Support crucial for survival of King-Kennedy Center

Jessica Sprowl

Six miles from the Kent State campus, the McElrath Skeels Community was rated one of the worst rural areas in the United States during the early 1970s.

During that time, Kent State students started a project to build a community center in efforts to help improve the area.

Recently, due to a shortage of money, the King-Kennedy Center has had to turn over its free meals and food program, which served between 700 and 800 individuals a month, to one of its sister agencies, the Center of Hope, also in Ravenna, Program Manager Sandra McKinney said.

The King-Kennedy Center is the only center in the United States that was built by college students, McKinney said.

“We need all the help we can get. We usually only get between $300 to $400 a year from the tuition bill donation check box, and we would like our mother (Kent State) to get more involved again,” McKinney said.

This year, a Kent State class is hoping to earn more money for the center.

Serving to Learn, Learning to Serve is a course taught by assistant director of Dining Services and chef Ron Perkins and partially sponsored by FedEx Ground.

Students learn about volunteer work and how to help a community, said Mike Coughlin, junior business management major and one of the student chairs in the class.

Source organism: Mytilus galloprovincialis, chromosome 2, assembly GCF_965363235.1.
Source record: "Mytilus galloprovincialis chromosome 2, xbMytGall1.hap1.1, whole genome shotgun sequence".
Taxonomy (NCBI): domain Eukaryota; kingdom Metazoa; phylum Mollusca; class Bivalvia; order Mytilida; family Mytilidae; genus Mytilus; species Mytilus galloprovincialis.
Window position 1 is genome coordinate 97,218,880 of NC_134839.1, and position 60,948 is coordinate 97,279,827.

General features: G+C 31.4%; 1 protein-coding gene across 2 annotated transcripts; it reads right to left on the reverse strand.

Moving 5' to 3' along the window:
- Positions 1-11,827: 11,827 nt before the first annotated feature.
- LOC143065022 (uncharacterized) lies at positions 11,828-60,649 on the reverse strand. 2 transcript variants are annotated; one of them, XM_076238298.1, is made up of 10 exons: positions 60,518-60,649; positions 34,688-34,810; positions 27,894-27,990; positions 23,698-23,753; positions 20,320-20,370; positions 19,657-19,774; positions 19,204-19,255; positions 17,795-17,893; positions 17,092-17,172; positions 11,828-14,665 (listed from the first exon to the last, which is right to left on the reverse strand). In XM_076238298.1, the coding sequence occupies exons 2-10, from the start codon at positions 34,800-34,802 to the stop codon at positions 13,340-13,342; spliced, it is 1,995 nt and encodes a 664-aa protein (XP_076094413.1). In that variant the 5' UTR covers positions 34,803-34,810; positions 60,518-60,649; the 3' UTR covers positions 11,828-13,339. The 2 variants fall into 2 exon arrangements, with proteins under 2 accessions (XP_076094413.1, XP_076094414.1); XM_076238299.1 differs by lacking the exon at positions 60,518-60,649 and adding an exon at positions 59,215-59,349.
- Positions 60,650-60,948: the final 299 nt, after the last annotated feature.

“Our class has an end-of-the-year project and Chef Ron gave us the idea to raise money for the King-Kennedy Center at FlashFest,” said Art Halko, junior business management major and another one of the student chairs in the class.

“Our class will be hosting a dunk tank at FlashFest to raise money for the King-Kennedy Center,” Coughlin said. “We have a few people for the dunk tank, but we are trying to get a Parking Services employee for the dunk tank. We think students will enjoy that.”

The dunk tank will be set-up at FlashFest the entire day for $1 a throw, Coughlin said.

The rest of the class is also trying to publicize the $2 check box on students’ tuition bills. There is a check box that allows the donation of $2 to go toward the King-Kennedy Center, Coughlin said.

“Just think, if every student checked that box off, how much money could be raised for the center,” Halko said.

The King-Kennedy Center was completed in 1978, McKinney said, and Greek organizations worked with Black United Students, faculty and residents to raise funds for the center.

Twenty-seven years later, and now into its second year of the America Reads program, the King-Kennedy Center is helping local youth to learn and comprehend what they are reading, McKinney said.

The center tutors children in grades kindergarten through fourth on Monday and Wednesday nights from 4 to 6 p.m.

“There are usually six to seven children, and we try pair one child and one tutor together for a one-on-one session,” McKinney said.

The King-Kennedy Center also has academic tutoring on Tuesdays and Thursdays from 5:30 to 6:30 p.m., McKinney said.

“We usually have 35 to 40 children on Tuesdays and Thursdays and only seven to 10 tutors, so we are always open for more volunteers,” McKinney said.

Contact social services reporter Jessica Sprowl at [email protected].